We’re All Part Of A Minority Race Somewhere In The World

The year is 1995. I am 4 years old, attending a kindergarten overseas.

There I am in my two-sizes-too-big OshKosh B’gosh overalls, tottering around the sandpit during break time. Playing by myself is no fun. It is the first day of school and I know no one. I bravely decide to clamber onto a swing for a ride.


A boy comes up to me and offers his help. I agree, secretly pleased because I’ve finally made my first friend.

A minute later, I’m flying through the air in exhilaration. Then it literally hits me — the ground, that is. I taste the acrid, bitter crunch of sand in my mouth, and the metallic tang of blood.

I remember only hearing this,

Chink. You’re a yellow chink.

No longer colour blind when it comes to race

I just sit there in shock. The word doesn’t mean a thing to me, but I believe for a moment that it was truly an accident.

My teacher comes running towards me. She wipes the blood from my mouth gently, holds my hand and asks me if everything is okay.

I nod twice, before I start to cry. I don’t know why, but the tears just won’t stop.

I refused to go to school for the next 3 weeks — or so my parents tell me. I recall little about what happened after that day, except this.


I was no longer colour blind when it came to race. Now I knew acutely, the colour of my skin. I was yellow.

I was different from my classmates, I was of a minority race.

The filters of race & gender

I am a Chinese female, born in ‘91, Singaporean; and it didn’t take me long to realise that the world can judge you based on the colour of your skin.


Applying the filters of race and gender gives my story an entirely different spin.

He was a bully, yes. Ang moh, yes. Male, yes. But was he racist, sexist and everything in between? Perhaps. Or maybe there was more to his story.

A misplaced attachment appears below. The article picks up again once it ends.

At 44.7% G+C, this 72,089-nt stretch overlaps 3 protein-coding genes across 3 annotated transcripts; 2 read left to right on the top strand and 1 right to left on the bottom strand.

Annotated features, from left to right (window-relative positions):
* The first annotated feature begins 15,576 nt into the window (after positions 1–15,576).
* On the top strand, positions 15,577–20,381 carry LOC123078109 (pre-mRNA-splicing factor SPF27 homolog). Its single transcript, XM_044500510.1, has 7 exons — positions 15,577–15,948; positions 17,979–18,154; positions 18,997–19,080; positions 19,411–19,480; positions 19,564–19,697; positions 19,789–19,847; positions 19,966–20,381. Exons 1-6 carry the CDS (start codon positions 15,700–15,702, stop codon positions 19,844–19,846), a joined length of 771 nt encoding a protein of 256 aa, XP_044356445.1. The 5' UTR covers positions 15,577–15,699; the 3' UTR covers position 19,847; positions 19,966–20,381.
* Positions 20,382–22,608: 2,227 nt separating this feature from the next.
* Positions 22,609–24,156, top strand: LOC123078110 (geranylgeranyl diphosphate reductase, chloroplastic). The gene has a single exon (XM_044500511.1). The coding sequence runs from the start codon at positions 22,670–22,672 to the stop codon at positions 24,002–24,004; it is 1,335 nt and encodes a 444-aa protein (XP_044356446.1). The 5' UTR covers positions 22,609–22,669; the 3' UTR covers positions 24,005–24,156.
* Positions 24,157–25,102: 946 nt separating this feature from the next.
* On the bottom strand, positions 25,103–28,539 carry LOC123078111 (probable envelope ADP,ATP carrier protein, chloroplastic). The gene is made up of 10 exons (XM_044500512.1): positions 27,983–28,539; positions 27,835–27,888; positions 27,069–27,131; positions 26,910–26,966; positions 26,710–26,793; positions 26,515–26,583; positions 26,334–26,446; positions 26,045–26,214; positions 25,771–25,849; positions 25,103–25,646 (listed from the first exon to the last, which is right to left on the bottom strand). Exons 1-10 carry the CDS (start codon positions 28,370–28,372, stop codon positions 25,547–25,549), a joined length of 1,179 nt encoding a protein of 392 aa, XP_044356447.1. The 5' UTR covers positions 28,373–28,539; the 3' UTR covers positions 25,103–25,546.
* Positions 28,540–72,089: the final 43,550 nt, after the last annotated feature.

Let’s not forget that he was as young as me, and probably learned that behaviour from someone or something he watched.

He was a bully and it mattered less what race he was.

We must condemn a racist act for what it is, and never the person — or we quickly become guilty of the exact same thing.

Racism isn’t just a physical act, it’s psychological

Sometimes, racism isn’t a clear physical act. Sometimes, it comes across in microaggressions through casual everyday conversation.

Racism happens even when we don’t say it out loud. Especially, when we don’t say it out loud.


Racial stereotypes aren’t obvious, but they are present even in modern Singaporean society. It’s time we acknowledge that racism can exist now, and at least be supportive listeners to the problems of our friends and colleagues.

So before having a knee-jerk reaction to something that’s ‘racist’, perhaps we should take two steps back to evaluate if we are in a position to comment fairly on the situation.

We can approach our inherent differences in a mature way. Open communication, a safe space to experiment, artistic liberty to push the envelope in our parodies of controversial issues.


On the flipside, understanding where the lines are drawn when humour turns offensive is hard, even for professionals.

I always return to the lesson that has stayed with me since this incident — a joke at the expense of anyone, is never worth the laughs.

We must own the colours of our skin

Now I live as part of a majority race in Singapore. But I will never forget my time as part of a racial minority elsewhere in the world.

We don’t need displays of how everything is perfectly harmonious 24/7 in Singapore, if the realities of our friends from minority races are anything but peachy.

The overt messages of racial harmony promoted by our forefathers when racial tensions were at their peak are less relevant now. The Singapore of the future must create a safe environment for mature conversations about race and religious harmony to begin.


Most of all, we must temper these conversations with mutual respect, compassion and a keen understanding of our shortcomings.

It’s no longer enough to be colour blind when it comes to race. Now I know it’s okay to own whatever colour you choose.

Race is but a colour

Just like my teacher who rescued me, held me, and calmly told a hysterical 4-year-old me that I was going to be okay.

I choose to believe that it wasn’t a coincidence she was of the same race as my bully.

So to that ang moh boy who bullied me when I was four, I forgive you.

Wherever you are in the world, the colour of our skin remains different. I am yellow, and that’s something I can’t change.

But now, I understand that to err is human. Thank you for you teaching me how it feels to be part of a minority race.


Thanks to you, I know how to better live in Singapore as part of the majority.

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Featured image adapted from David Chua via MAphotoSG. Do note that all images used are for illustration purposes only.